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Thread: Leak Defender

  1. #1

    Default Leak Defender

    Hi All,
    I am writing about a leak detection/well water shutoff system I have developed. I do not use a shutoff valve or any type of computer controls.
    I use "Old School" over sized parts for endurance and reliability. Today everything is complicated and built with poor quality. They are not reliable and when you need a system to work this is as "bullet proof" as it gets. I shut off the power to the well pump when a leak is detected by interrupting the power to the pump with an inline power relay (clapper type). It is a NC relay so no energy is used till required to open the circuit. The system is powered by the pump power so no other power is required. To install it you would place the control box between the well power switch and the pressure switch or the pump controller power line. There is a wired by cable water sensor that is located under the well tank or any water delivered appliance and will send a signal to the control box when water is detected. There can be up to six sensors if desired with various cable lengths. It actually takes no longer than 20 minutes to install. The mounting of the control box will take longer than wiring the system. Thoughts??

    Thanks,
    Lucky Don

  2. #2
    DIYer, not in the trades LLigetfa's Avatar
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    Depending on the nature of the leak, if there are no solenoid valves involved, then the contents of the pressure tank and possibly the hot water tank and lines could conceivably still flood and cause damage. Also if the HWT is electric, it could burn out the elements. Not sure what would happen with a gas water heater.

  3. #3

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    Quote Originally Posted by LLigetfa View Post
    Depending on the nature of the leak, if there are no solenoid valves involved, then the contents of the pressure tank and possibly the hot water tank and lines could conceivably still flood and cause damage. Also if the HWT is electric, it could burn out the elements. Not sure what would happen with a gas water heater.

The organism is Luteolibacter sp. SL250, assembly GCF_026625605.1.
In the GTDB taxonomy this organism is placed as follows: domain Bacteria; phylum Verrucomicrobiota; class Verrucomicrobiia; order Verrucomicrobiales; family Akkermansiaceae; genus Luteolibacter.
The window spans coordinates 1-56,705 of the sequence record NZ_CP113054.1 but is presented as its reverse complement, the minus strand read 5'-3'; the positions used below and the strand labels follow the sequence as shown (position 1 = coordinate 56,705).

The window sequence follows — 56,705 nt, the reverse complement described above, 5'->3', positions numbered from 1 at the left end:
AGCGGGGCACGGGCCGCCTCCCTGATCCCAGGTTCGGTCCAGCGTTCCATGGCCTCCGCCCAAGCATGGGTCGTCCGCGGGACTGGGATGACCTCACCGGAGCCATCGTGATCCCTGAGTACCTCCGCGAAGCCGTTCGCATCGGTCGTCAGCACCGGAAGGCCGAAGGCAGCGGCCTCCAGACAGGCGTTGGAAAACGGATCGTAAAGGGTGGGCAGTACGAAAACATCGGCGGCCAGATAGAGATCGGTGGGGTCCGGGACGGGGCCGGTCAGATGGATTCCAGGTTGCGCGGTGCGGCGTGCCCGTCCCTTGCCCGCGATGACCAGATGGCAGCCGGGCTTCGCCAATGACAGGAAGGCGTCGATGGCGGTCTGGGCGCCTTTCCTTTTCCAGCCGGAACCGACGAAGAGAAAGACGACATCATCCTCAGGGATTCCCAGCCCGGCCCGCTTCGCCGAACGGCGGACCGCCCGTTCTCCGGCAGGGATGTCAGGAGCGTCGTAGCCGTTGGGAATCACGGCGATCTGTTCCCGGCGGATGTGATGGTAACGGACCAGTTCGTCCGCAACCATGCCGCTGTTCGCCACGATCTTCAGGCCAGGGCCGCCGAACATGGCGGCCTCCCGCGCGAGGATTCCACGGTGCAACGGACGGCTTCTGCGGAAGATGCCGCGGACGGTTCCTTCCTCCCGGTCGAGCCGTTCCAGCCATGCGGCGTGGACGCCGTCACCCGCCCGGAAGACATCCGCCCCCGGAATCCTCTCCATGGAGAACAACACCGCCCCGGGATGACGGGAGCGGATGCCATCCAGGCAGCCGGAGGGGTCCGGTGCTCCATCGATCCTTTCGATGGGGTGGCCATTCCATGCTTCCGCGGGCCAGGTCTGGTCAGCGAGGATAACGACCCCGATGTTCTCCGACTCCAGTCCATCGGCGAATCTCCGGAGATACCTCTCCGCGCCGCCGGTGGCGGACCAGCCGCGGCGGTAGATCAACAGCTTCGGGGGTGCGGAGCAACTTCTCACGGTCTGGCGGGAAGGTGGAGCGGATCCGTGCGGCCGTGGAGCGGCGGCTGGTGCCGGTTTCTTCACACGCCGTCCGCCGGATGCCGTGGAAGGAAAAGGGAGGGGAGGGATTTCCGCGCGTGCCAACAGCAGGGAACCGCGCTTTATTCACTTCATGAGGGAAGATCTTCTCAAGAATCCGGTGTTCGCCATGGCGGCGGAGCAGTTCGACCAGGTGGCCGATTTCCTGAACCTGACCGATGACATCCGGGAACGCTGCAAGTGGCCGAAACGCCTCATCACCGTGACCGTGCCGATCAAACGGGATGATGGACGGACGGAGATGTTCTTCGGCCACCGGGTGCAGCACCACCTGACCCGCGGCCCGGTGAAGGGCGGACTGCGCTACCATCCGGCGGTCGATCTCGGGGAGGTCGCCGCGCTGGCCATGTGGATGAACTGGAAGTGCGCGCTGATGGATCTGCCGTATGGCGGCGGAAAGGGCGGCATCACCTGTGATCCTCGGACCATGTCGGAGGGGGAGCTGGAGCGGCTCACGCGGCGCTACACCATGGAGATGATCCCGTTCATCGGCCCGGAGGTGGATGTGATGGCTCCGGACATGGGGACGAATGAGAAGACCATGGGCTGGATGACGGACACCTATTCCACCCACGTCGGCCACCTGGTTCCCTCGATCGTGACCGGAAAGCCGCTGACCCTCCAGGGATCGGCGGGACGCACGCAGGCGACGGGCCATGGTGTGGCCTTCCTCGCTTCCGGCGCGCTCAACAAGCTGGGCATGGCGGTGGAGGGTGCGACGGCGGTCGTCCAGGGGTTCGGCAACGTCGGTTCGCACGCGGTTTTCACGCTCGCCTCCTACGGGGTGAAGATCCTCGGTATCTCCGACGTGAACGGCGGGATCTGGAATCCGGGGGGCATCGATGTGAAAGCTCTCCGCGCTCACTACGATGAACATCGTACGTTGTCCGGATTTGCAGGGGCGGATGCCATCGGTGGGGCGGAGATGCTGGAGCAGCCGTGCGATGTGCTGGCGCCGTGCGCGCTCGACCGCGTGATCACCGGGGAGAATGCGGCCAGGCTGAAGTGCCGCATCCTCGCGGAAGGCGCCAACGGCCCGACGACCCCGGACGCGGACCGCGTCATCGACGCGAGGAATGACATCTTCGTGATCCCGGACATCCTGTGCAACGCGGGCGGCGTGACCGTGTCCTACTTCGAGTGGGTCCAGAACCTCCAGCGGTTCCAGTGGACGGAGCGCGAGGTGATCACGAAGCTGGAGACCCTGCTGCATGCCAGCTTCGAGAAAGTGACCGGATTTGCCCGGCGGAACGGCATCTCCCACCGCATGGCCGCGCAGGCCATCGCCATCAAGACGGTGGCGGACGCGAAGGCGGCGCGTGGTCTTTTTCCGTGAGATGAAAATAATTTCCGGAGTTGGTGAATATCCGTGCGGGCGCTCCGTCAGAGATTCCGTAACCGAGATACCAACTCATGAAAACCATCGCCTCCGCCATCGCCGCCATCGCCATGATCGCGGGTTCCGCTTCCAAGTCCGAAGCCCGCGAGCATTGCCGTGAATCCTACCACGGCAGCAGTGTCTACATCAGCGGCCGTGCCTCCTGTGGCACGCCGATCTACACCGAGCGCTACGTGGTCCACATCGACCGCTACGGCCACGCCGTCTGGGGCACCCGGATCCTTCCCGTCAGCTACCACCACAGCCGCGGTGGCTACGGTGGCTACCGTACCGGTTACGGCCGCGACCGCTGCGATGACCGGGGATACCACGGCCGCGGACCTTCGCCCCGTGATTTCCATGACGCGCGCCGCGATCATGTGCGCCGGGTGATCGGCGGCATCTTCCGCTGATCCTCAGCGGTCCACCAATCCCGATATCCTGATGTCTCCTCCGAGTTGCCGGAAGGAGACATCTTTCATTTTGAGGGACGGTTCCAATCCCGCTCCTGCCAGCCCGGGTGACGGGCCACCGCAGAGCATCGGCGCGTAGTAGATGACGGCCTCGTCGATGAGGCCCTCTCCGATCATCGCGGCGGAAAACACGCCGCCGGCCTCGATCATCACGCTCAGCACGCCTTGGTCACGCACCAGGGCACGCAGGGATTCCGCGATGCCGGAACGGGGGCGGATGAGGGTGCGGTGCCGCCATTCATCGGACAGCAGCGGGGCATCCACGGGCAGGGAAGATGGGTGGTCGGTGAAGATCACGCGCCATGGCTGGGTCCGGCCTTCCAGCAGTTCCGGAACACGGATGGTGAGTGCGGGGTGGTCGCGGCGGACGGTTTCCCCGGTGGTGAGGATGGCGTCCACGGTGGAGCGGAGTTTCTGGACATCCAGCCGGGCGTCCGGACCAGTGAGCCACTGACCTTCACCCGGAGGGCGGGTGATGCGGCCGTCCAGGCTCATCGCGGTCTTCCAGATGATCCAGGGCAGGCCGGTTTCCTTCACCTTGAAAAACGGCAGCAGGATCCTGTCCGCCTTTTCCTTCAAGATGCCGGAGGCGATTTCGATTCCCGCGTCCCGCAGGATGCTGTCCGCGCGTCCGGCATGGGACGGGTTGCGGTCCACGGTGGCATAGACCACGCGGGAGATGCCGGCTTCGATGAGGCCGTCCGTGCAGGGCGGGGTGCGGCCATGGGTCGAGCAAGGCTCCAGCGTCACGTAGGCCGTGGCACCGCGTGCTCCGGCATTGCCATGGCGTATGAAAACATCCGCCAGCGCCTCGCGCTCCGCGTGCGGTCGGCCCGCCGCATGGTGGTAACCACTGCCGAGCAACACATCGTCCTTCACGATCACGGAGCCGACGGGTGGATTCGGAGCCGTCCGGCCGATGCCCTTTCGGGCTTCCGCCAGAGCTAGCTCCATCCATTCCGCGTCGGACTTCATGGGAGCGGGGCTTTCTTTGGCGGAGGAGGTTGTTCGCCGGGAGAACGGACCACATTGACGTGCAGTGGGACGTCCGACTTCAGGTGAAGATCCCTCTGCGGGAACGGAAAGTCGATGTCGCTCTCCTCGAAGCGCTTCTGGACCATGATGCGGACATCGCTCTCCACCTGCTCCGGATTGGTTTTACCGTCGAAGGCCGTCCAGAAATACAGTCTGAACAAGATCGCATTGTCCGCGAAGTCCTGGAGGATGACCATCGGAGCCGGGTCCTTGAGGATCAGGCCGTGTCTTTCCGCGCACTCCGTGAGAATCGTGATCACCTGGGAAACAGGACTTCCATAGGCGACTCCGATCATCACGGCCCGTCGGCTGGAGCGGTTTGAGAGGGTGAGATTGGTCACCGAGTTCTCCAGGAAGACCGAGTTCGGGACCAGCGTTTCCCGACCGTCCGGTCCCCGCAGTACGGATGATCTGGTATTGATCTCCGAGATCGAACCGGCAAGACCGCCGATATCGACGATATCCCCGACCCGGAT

Thanks for the response. You are correct about the pressure tank leaking down if that is the source of the leak and causing a small amount of damage. This is better than a run away well water pump. As far as the HWT also contributing to the same leak, there should be a vacuum breaker in the system that will stop any siphoning of the HWT if the supply is shutoff. If the HWT is leaking and the main supply is shut off, chances are the elements will burn out but that HWT would need to be replaced anyway if it's the tank that is leaking. Checking on your question about a gas supplied system when the HWT drains down.

  4. #4

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    Hi LLigetfa,
    Check out the post called "Gas shutoff of HWT if leak drains tank" in the forum Water Heater and Tanks.
    This topic has a few ideas about the gas shutoff question.

    Thanks

  5. #5
    Moderator valveman's Avatar
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    This sounds like another good reason to use a smaller pressure tank. If there is a water leak and this device shuts the pump off, a small pressure tank would only leak 1 gallon of water in the house while a large pressure tank would leak 25 gallons into the house.

  6. #6

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    Yes, that's a good idea. I found that some people will dam the utility area with a sticky back door seal stuck to the floor about 1/2" high stuck to the floor just to contain the water leak if it's not too large.

  7. #7

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    Here are a couple of installation pix

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    Last edited by Lucky Don; 11-03-2013 at 08:12 AM.

  8. #8

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    I can be found at: WWW.tecinnovators.com

  9. #9
    Jack of all trades DonL's Avatar
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    Be Great when you get your site up and running.

    Do You need some web design help ?


    Have you done any RFI tests with your remote sensors ? Is the wire twisted pair ?

    Can a Phone Dialer be added ?


    Keep your design going, and it should do good.
    Theory only works perfect in a vacuum.

    Cyber Security Protection for Windows C:\ > WWW.WinForce.Net

  10. #10
    DIYer, not in the trades LLigetfa's Avatar
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    So far I've just been using the Zircon detectors standalone.

    I modified one by removing the sensor wires and soldered an RJ11 phone jack to it. That way, I could use phone cord to connect to a remote probe.

    At some point I want to play around with mFi, once they have some decent sensors. Their mPort can be made to work.
    http://community.ubnt.com/t5/mFi/Lea...ght/true#M2084
    http://www.ubnt.com/mfi
    http://www.ubnt.com/mfi#m-Ports

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